Also see David's review of Emma
Xanadu should have been titled Xanadon't. The production runs about 90 minutes (no intermission) in the Palace Theatre, Playhouse Square, Cleveland.
I must admit that I've never seen the movie. So, the Xanadu story was almost fresh for me. Almost? The story does have familiar echoes. A common earth man falls for a lovely young woman, who is a goddess, a muse. Yes, she hangs out with Zeus and the other mythological gods and muses.
The story deals with Sonny (Max Von Essen), who hangs out (note a lot of characters "hang out" at various places) at Venice Beach, California. He's young, good looking, physically fit and has no sense of where he wants to go in life. He meets Kira (Anika Larsen), who is beautiful, physically fit and skates. That's itlove at first roll across the stage. Now he has a purpose, he wants to open a disco skating rink. The story is set in 1980, so a disco skating rink might have economic possibilities.
Danny (Larry Marshall) owns the building Sonny wants to use for the rink. Kira only has to smile at Danny and he remembers a woman who looked just like Kira. He should have married her, but ... This is a romantic comedy. Hey, kids, let's start a disco-skating rink!
Unfortunately, Kira falls in love with Sonny. Back on Mt. Olympus, Zeus and some of the other divine creatures don't think it's a good idea for someone from Mt. Olympus to fall in love below the clouds. But love wins out and the obvious happens. We get another illegal alien.
One of the highlights of the production is Natasha Yvette Williams who plays Melpomene and Medusa. Cleveland audiences will remember her for playing Mahalia in the play of the same name. I was fortunate to see her play Mammy in Gone With the Wind in London. This is an actress who is looking for that break-out role, which will make her name familiar to all. She's talented enough and skilled enough.
David Gallo (scenic designer) created a Venice Beach with arena seating for the muses and a few audience members. Gallo provides enough room for the action and the large cast.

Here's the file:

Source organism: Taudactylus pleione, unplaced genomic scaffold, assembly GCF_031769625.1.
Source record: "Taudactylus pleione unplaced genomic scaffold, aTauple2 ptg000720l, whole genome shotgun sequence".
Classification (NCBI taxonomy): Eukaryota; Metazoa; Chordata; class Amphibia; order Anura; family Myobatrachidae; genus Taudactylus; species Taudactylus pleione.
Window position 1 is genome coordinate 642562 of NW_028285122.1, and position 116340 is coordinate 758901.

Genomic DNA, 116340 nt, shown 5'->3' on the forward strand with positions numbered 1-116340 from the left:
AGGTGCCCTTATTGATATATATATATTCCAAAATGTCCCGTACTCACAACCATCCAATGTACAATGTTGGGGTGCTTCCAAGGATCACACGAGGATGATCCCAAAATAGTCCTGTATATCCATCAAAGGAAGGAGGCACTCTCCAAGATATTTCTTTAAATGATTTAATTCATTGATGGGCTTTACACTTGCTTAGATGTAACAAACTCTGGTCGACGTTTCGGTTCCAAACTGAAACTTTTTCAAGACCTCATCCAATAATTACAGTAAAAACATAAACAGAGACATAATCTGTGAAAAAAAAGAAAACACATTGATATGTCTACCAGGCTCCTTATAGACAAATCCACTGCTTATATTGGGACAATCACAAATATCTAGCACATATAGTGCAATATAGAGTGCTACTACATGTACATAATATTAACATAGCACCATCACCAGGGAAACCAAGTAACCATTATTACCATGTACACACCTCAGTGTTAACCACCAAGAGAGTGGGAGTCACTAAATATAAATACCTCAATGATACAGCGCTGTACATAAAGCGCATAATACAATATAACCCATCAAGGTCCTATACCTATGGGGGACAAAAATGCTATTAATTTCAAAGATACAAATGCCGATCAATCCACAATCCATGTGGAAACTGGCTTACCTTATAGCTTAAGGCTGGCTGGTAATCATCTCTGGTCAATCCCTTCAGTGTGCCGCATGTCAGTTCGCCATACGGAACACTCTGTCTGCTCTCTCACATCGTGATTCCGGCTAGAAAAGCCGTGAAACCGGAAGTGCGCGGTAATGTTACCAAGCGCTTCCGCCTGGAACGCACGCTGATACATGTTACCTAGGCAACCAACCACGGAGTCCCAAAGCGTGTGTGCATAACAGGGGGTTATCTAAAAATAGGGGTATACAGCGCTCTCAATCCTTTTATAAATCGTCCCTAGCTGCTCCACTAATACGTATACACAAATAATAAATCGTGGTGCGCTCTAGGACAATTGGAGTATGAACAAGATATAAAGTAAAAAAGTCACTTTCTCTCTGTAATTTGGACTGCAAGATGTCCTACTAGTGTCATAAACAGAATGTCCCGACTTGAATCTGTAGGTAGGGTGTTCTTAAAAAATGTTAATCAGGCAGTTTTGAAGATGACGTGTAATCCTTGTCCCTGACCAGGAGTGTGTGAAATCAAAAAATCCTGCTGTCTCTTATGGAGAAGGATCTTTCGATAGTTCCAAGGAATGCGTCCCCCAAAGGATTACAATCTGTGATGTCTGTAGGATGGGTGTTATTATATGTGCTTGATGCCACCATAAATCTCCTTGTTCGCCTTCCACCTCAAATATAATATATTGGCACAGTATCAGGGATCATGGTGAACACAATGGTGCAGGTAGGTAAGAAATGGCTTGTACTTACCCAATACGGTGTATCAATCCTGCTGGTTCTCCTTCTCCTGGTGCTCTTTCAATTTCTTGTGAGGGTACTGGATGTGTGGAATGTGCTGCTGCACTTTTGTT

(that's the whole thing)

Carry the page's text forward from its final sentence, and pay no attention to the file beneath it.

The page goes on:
David Zinn (costume designer) created clothing appropriate for the muses and the earthlings. All of the costumes are stage-worthythat is, they flow with the performers as they dance, skate and play the show. Zinn created gowns for the muses, business suits for land owners and, of course, cut-offs for Sonny.
Christopher Ashley (director) and cast pay homage to Olivia Newton-John, who played Kira in the movie. At one point a dancer brings an electric fan on stage, directs the fan at Kira and her hair blows in the wind and reminds us of the publicity photograph of ONJ used for the movie Xanadu. At the end, Sonny brings a black leather jacket for Kira to wear (think of Grease.)
What we have is a talented cast and a lackluster script. The music is left over from the 1980s and the plot lacks substance. Yet, the Cleveland audience jumped to its feet at curtain call. It's interesting; the curtain call for Xanadu may be the best part of the show. The choreography is interesting and exciting, the voices can sing louder than the orchestra and the show finally becomes what it should have been all along.
Is this a phase we're going through? Think of the great curtain call (concert) for Mamma Mia!.
Xanadu continues in the Palace Theatre through March 14, 2010. For ticket information, telephone 214-241-6000.
Following the Cleveland run, Xanadu moves to the Music Hall in Dallas, Texas, April 6-8. The tour continues in Sarasota and Naples, Florida and then to Wilmington, DE.
The Palace Theatre
- David Ritchey